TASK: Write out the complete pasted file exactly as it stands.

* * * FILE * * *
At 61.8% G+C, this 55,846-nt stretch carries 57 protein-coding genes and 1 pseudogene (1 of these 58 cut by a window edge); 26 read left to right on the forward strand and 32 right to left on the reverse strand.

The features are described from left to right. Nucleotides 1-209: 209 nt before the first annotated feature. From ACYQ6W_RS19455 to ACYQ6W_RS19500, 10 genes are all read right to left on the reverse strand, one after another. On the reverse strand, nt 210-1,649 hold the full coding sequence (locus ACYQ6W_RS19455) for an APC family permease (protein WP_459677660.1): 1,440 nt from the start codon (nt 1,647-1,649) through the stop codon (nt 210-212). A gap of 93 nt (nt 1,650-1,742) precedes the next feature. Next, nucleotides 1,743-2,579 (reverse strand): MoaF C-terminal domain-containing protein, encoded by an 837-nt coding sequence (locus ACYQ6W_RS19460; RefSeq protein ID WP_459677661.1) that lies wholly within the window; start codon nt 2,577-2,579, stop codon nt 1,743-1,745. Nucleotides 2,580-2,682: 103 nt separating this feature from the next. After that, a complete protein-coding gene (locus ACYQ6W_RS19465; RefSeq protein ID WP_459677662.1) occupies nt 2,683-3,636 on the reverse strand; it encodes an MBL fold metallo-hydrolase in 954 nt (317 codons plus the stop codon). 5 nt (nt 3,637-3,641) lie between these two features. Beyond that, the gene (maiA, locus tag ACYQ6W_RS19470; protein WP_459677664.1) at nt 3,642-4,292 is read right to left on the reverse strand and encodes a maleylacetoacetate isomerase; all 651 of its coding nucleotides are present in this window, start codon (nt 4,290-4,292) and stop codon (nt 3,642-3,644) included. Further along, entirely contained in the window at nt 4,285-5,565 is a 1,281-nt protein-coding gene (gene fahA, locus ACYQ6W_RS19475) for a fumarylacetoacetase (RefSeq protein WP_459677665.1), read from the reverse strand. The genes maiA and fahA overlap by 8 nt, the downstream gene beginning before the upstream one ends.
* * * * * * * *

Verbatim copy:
At 61.8% G+C, this 55,846-nt stretch carries 57 protein-coding genes and 1 pseudogene (1 of these 58 cut by a window edge); 26 read left to right on the forward strand and 32 right to left on the reverse strand.

The features are described from left to right. Nucleotides 1-209: 209 nt before the first annotated feature. From ACYQ6W_RS19455 to ACYQ6W_RS19500, 10 genes are all read right to left on the reverse strand, one after another. On the reverse strand, nt 210-1,649 hold the full coding sequence (locus ACYQ6W_RS19455) for an APC family permease (protein WP_459677660.1): 1,440 nt from the start codon (nt 1,647-1,649) through the stop codon (nt 210-212). A gap of 93 nt (nt 1,650-1,742) precedes the next feature. Next, nucleotides 1,743-2,579 (reverse strand): MoaF C-terminal domain-containing protein, encoded by an 837-nt coding sequence (locus ACYQ6W_RS19460; RefSeq protein ID WP_459677661.1) that lies wholly within the window; start codon nt 2,577-2,579, stop codon nt 1,743-1,745. Nucleotides 2,580-2,682: 103 nt separating this feature from the next. After that, a complete protein-coding gene (locus ACYQ6W_RS19465; RefSeq protein ID WP_459677662.1) occupies nt 2,683-3,636 on the reverse strand; it encodes an MBL fold metallo-hydrolase in 954 nt (317 codons plus the stop codon). 5 nt (nt 3,637-3,641) lie between these two features. Beyond that, the gene (maiA, locus tag ACYQ6W_RS19470; protein WP_459677664.1) at nt 3,642-4,292 is read right to left on the reverse strand and encodes a maleylacetoacetate isomerase; all 651 of its coding nucleotides are present in this window, start codon (nt 4,290-4,292) and stop codon (nt 3,642-3,644) included. Further along, entirely contained in the window at nt 4,285-5,565 is a 1,281-nt protein-coding gene (gene fahA, locus ACYQ6W_RS19475) for a fumarylacetoacetase (RefSeq protein WP_459677665.1), read from the reverse strand. The genes maiA and fahA overlap by 8 nt, the downstream gene beginning before the upstream one ends.